What does it mean to be

Let's find out
My name is Stefani Ruper, and I’m an Oxford PhD candidate in philosophy, religion, and science. I began having panic attacks about dying—and also about meaninglessness, who are we as a species, and why our lives are the way they are—when I was four years old. I’ve been looking for answers ever since. In some cases, I think I’ve found them.
Stefani Ruper


We all know that the “East” and “West” are different–but just how deep do these differences reach? This week Stefani chats with fellow Oxford PhD candidate Mari Ovsepan about her personal experiences growing up in an “Eastern culture”–which has a more extended, collective sense of self, and now living in a more individualistic Western culture. They discuss Mari’s experiences of coping with the West, the ecstasy of encountering others, why the medievals were right about imagination, and what each culture can spiritually and emotionally learn from the other.
Episode 3
Episode 4


We often talk about the brain like a computer, but is that really how it works? Philosopher Nat Barrett comes on today and tells us all the ways we’ve completed misunderstood the role the brain plays in our thoughts and feelings, and what this means for our lives and our spiritual experiences.


Bias is arguably the biggest problem facing the modern West. As the world globalizes and political divisions intensify, it becomes easier and easier for us to become entrenched in our biases. In this episode, Stefani chats with organizer and founder of The Plenary Steph Sasse about human biases and what can be done about them in the modern world, from using state-of-the-art neuroscience to throwing themed parties.

Episode 2
The Age of Ambiguity
We live in an age of abundant knowledge. More than 50 million scientific articles have been published since 1665, and today, on average, over 6,800 scientific articles are published every dayWe know vastly more about the universe than our ancestors could have ever imagined, from the quantum properties of quarks to the crystalline structure of moon rocks. But this knowledge comes at a great price. The more our culture advances philosophically and scientifically—so, the more we know about stuff—the less knowledge we have about the kinds of things that matter most—about right and wrong, about the meaning of life, about who we are and how to make sense of existence. The result is a culture plagued by subconscious feelings of insecurity, stress, despair, and anxiety, which often manifest as defensiveness, shallowness, egotism, and fundamentalism—some of the most pressing problems of the modern world. As it turns out, the age old adage “the more we know, the more we know we don’t know” is absolutely true, and it may be silently killing us.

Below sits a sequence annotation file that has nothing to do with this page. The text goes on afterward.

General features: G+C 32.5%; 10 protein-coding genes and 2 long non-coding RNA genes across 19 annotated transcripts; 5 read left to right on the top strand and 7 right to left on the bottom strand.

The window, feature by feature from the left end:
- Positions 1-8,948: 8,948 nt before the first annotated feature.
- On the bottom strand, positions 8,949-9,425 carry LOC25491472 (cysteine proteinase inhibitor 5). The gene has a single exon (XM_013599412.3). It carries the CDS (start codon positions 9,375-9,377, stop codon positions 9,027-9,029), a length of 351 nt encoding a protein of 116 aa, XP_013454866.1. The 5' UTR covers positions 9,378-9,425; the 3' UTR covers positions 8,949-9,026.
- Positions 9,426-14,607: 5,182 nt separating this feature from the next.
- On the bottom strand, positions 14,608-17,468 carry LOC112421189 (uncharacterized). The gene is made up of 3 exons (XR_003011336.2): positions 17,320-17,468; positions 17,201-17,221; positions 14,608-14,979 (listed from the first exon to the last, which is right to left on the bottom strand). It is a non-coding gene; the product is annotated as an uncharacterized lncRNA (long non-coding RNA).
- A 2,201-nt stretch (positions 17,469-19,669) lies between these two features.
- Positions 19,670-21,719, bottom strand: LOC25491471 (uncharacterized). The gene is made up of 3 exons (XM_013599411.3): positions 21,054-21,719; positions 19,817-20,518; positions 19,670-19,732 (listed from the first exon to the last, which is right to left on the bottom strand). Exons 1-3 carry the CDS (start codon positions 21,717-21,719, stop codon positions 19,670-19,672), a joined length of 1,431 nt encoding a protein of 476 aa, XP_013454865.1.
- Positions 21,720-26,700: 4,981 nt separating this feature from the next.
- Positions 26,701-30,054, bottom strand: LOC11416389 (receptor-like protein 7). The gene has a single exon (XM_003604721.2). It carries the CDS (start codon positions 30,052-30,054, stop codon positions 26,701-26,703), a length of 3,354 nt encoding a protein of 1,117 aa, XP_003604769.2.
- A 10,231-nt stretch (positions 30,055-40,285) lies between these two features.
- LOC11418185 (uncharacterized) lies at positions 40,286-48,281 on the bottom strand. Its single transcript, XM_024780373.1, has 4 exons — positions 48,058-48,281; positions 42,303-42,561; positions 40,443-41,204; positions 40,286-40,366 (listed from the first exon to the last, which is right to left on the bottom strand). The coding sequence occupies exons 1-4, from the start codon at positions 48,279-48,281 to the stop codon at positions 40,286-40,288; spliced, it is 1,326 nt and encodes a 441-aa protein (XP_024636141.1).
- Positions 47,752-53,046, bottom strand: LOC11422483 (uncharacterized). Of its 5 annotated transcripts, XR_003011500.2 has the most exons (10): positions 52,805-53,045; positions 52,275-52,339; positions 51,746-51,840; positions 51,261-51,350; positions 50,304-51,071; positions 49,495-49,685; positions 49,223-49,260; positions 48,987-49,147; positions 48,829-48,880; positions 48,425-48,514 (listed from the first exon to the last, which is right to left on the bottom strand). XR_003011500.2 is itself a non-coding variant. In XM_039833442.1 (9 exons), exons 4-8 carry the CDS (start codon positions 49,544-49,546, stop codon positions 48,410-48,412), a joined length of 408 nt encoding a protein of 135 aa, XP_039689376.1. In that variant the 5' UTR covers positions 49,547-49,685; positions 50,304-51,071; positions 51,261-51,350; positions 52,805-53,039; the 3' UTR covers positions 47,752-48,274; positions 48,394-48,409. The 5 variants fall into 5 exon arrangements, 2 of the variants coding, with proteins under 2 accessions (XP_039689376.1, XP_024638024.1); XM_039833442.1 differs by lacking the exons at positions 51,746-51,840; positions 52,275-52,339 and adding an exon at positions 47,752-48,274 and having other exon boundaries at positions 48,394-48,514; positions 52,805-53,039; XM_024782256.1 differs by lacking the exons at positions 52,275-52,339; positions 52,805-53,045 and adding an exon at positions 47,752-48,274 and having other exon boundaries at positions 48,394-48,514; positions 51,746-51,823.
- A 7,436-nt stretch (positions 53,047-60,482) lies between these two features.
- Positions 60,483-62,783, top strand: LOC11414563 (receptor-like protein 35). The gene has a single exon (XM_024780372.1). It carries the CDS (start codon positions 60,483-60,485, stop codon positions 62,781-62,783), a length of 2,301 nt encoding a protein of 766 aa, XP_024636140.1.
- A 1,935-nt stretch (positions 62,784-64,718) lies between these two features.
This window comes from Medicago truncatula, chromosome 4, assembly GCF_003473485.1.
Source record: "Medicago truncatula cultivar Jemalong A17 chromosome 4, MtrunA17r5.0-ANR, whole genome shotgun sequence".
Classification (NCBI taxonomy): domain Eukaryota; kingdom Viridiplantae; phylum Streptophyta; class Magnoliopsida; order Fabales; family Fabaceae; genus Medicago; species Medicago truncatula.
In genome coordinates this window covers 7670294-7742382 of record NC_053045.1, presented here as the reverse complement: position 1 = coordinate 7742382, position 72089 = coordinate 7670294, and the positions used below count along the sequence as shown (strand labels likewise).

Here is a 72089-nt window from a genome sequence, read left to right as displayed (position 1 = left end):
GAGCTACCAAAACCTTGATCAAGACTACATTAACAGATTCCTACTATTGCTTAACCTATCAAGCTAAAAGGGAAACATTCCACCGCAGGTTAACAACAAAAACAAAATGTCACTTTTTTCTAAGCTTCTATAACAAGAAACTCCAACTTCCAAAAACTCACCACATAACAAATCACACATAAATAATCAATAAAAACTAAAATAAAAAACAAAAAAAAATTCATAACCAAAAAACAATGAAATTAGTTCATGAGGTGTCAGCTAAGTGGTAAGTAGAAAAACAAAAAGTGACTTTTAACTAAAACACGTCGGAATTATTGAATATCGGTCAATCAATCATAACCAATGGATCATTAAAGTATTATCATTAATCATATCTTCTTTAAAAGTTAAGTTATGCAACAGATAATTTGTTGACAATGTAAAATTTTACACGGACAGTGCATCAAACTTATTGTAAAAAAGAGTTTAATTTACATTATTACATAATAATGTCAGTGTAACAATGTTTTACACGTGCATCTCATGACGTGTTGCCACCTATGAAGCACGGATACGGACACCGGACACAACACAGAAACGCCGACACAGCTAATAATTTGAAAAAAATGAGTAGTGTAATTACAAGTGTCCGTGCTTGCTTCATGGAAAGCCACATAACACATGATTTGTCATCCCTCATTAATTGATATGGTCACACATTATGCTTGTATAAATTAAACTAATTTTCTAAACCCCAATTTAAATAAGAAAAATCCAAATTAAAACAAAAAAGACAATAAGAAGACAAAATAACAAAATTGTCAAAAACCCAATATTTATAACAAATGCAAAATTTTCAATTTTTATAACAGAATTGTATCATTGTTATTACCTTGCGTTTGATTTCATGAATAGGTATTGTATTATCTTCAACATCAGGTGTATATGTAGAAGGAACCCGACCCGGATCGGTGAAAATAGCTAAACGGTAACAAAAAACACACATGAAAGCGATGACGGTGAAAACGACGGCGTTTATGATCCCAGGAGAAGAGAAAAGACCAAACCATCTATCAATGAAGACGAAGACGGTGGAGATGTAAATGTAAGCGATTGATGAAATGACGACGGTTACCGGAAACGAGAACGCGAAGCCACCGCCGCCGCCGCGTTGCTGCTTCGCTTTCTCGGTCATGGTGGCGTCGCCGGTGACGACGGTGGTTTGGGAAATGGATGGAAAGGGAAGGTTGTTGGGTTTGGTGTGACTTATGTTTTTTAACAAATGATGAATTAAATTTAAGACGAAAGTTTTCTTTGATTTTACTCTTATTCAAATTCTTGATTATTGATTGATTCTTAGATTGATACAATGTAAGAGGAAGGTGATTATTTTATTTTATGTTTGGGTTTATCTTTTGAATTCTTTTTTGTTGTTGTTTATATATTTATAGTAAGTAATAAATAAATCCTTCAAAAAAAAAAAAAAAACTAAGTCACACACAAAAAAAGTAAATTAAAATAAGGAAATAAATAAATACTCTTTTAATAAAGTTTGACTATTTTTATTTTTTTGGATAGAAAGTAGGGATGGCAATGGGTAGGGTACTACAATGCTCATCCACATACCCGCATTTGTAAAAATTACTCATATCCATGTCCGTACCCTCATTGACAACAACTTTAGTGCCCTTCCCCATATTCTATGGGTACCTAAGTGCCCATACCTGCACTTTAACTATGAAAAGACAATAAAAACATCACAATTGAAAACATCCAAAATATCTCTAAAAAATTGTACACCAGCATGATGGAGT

The book is currently being written alongside several articles, podcast episodes, and the final chapters of a dissertation. It will likely be published in 2020. Many excerpts and related philosophical ramblings will be published on this website as they are completed. You can find those under the tag “Age of Ambiguity.”
Have you ever wondered why people today are always so angry, so afraid, so anxious?  While there are various answers to these questions—and many of them very important—in this book I argue that a key component to these problems is the amount of what I call existential ambiguity we are forced to live with every day. Modern humans in the West have to live with the greatest amount of uncertainty—and specifically uncertainty about life’s biggest, most pressing questions, such as what is a good life? How do we be moral? Is there a soul? Does God exist? What happens when we die?—that has ever existed in the history of the human race. This has enormous consequences for the ways in which we feel, live, and relate to one another. This book shows us exactly why and how we ended up in this situation, and what needs to be done about it.
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A Poem about Autumn: You Think the Reason

Most people I know tell me that fall is their favourite season. This year I became curious about why. Is it the air? The colour? The smell? It's all of it, of course--but I think deep down the real reason so many of us love fall is that it is when everything begins to...

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When Science is a Wrecking Ball

Just before his death in 1543, Nicolaus Copernicus argued that the Earth revolves around the Sun in a book called On the Revolutions of the Celestial Spheres. This moment is often heralded as the birth of modern science. Now, theories and experiments that we would...

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Even in today’s world it is possible to live freely, deeply, joyfully, peacefully, exaltingly.
The first step is digging deep into who and what we are.